Belgian publishers are tired of waiting for Google to kick over some bucks (actually, euros will do quite nicely) from a 2006 lawsuit. In 2006, Google lost a copyright infringement case over Google News and with settlement negotiations going so slowly, the Copiepresse agency decided it's time to ask the court to step in. Copiepress wants damages of €49 million or $77 million, as Reuters reports.
A Belgian court ruled last year that Google could not continue to reproduce extracts from Belgian newspapers on its news search engine, endangering one of Google's most popular services if other courts followed. Google had appealed the ruling but agreed at the same time to try to negotiate an agreement outside of court. Google had resumed referencing the Belgian Web sites after they changed their tagging system.Copiepresse isn't satisfied with the pace of those negotiations and it appears Google wants to get an appeals ruling before it coughs up any money. "We entered in negotiations with Google to reach an agreement, but they have now failed," said Margaret Boribon, secretary general at Copiepresse, according to Computerworld.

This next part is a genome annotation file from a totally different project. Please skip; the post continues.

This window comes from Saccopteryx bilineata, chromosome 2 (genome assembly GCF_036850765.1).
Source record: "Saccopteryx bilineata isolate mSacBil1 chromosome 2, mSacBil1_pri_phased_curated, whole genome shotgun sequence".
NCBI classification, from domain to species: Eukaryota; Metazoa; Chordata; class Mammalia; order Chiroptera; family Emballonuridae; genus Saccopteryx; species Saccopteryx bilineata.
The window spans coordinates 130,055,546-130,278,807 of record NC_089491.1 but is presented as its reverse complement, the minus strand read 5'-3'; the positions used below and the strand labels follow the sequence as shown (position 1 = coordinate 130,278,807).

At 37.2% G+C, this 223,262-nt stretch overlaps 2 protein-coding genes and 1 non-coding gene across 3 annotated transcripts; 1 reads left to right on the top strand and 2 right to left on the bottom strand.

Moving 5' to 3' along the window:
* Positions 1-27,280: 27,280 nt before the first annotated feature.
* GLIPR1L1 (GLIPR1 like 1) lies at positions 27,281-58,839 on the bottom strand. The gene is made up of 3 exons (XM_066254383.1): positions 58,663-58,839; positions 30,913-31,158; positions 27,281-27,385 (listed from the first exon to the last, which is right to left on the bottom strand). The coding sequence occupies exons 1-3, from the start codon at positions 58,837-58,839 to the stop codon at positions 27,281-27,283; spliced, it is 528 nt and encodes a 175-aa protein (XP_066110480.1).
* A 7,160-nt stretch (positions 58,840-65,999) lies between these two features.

Google probably feels the need to get European copyright law cleanly defined here. They don't want to fork over tens of millions in every country.
"This is why we are appealing the February 2007 ruling. We consider that this new claim for past damages is groundless and we intend to vigorously challenge it," said a spokeswoman.